Page last updated at 12:38 GMT, Thursday, 20 November 2008

Anatomy of the Box

Most of the world's non-bulk cargo travels in marine shipping containers - like the BBC Box.

Anatomy of the Box

The reinforced steel boxes come in standardised sizes with standard fittings so they can be stacked on ships, trains and lorries.

There are a range of sizes but container ship capacity is measured in TEUs or Twenty-foot Equivalent Units units based on the smaller 20ft [6.1m] x 8 ft [2.4 m] x 8.5 ft [2.6m] containers.

MAKE YOUR OWN BOX

The BBC Box is an FEU [Forty-foot Equivalent Unit - or two TEUs] - the most commonly-used size of container today.

More specialised containers include top or side-opening containers, tank containers for liquids or refrigeration containers [also known as reefers].

Containers each have their own number, with a prefix to identify its owner.

The BBC Box's first shipment from the UK to China was 15,120 bottles of 12-year-old Chivas Scotch whisky.

Emma Maersk container ship
The Emma Maersk is approximately a quarter of a mile long

The containers can be stacked eight high on the decks of some container ships, and up to 11 on top of each other.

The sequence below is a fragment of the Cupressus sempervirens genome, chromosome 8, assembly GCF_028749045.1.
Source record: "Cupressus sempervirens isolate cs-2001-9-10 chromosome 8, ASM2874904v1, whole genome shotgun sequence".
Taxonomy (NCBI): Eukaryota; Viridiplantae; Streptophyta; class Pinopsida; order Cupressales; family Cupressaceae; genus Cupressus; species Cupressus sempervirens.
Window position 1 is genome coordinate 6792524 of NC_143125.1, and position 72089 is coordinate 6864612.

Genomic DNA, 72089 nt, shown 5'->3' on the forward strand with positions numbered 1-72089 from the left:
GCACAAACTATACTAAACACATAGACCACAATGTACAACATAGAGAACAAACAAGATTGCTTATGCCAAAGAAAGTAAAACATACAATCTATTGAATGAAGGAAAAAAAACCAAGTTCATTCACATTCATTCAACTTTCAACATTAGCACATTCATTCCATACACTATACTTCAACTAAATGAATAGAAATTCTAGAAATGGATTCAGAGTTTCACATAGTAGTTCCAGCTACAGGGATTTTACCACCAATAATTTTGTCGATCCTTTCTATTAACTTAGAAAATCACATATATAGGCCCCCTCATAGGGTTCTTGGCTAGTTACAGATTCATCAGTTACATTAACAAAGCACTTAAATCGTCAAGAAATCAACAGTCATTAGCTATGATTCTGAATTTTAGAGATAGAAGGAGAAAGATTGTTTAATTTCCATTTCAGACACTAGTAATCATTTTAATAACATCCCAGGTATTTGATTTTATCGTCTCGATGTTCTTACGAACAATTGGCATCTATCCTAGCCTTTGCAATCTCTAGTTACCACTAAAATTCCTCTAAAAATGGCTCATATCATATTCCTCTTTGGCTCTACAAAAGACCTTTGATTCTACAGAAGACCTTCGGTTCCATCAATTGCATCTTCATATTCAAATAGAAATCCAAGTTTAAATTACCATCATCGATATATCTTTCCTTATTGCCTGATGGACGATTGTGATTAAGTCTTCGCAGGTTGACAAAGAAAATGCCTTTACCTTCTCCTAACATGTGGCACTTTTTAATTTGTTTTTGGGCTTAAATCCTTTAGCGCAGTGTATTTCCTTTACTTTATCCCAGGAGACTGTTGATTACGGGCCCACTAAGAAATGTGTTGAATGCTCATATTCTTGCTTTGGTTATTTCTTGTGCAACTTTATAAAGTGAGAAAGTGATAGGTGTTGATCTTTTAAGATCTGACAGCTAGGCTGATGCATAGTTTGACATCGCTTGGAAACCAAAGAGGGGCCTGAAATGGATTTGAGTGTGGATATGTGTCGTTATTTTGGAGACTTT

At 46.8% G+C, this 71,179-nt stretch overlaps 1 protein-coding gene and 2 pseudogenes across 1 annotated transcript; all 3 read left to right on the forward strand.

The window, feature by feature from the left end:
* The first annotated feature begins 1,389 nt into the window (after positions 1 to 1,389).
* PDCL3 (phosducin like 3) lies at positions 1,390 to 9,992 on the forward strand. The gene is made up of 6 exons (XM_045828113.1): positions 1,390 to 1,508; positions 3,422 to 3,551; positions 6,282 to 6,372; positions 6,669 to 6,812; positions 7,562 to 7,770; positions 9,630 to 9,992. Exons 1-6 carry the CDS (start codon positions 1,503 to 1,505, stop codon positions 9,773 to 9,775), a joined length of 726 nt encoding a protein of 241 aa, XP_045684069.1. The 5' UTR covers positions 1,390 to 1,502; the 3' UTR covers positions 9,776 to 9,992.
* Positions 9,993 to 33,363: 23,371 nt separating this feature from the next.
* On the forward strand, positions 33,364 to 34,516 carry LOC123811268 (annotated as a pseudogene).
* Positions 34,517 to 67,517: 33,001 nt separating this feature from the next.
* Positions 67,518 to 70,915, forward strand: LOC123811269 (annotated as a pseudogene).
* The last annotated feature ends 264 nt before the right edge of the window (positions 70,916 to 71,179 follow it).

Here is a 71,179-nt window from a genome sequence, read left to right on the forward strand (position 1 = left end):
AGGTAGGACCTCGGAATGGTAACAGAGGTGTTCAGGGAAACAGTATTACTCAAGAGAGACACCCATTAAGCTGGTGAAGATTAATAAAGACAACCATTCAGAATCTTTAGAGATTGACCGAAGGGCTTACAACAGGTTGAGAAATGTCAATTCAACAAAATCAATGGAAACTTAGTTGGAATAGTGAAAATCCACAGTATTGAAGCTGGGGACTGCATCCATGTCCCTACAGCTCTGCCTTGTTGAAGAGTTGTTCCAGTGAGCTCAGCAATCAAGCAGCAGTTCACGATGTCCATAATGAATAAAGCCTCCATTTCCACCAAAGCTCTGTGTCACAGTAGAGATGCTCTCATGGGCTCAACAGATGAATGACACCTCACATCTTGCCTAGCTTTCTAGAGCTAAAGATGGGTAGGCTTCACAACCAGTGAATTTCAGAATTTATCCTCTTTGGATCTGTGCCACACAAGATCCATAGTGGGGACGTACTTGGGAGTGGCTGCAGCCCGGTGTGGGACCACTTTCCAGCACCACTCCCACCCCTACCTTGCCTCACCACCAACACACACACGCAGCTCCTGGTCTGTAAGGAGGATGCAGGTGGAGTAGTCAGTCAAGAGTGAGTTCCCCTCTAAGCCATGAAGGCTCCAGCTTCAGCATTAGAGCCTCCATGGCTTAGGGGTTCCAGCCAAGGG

One of the largest container ships in the world at present is the Danish-built Emma Maersk which is reported to be able to carry between 11,000 and 15,000 TEUs.

South Korean maritime architects are designing a vessel that can carry 22,000.

'Containerisation'

The use of containers has transformed the global cargo trade and there are now around 4,000 container ships travelling between international ports.

Cargo routes

Container cargo has also led to improvements in the speed and handling efficiency at ports, leading to lower costs.

The largest container trade route east to west is the Transpacific, followed by the Far East-Europe route and the Transatlantic.

China has become one of the main global suppliers and handles more containers than any other nation.

The top six busiest ports in 2006 were in Asia, three of them in China.

The Suez Canal plays a vital role in routes to and from Europe - a ship that passes along the 162km (101 mile) Suez Canal is saved a 9,654km circumnavigation of Africa; the average journey time cut from 20 days to just 13 hours.

Busiest shipping route



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